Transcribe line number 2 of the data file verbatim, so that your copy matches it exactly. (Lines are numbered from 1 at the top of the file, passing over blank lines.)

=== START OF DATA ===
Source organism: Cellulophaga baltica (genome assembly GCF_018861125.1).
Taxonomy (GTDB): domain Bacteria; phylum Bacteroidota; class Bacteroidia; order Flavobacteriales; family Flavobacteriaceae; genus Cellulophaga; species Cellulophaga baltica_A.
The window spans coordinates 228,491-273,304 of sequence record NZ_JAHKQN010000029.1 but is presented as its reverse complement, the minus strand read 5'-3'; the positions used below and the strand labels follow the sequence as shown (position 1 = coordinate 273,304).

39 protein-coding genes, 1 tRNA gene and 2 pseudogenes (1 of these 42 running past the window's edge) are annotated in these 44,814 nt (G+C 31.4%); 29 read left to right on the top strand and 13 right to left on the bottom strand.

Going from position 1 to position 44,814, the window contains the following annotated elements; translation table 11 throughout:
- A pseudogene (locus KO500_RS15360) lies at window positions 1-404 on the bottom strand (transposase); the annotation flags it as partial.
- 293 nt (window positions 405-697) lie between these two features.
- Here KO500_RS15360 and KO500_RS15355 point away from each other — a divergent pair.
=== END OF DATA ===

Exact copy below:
Taxonomy (GTDB): domain Bacteria; phylum Bacteroidota; class Bacteroidia; order Flavobacteriales; family Flavobacteriaceae; genus Cellulophaga; species Cellulophaga baltica_A.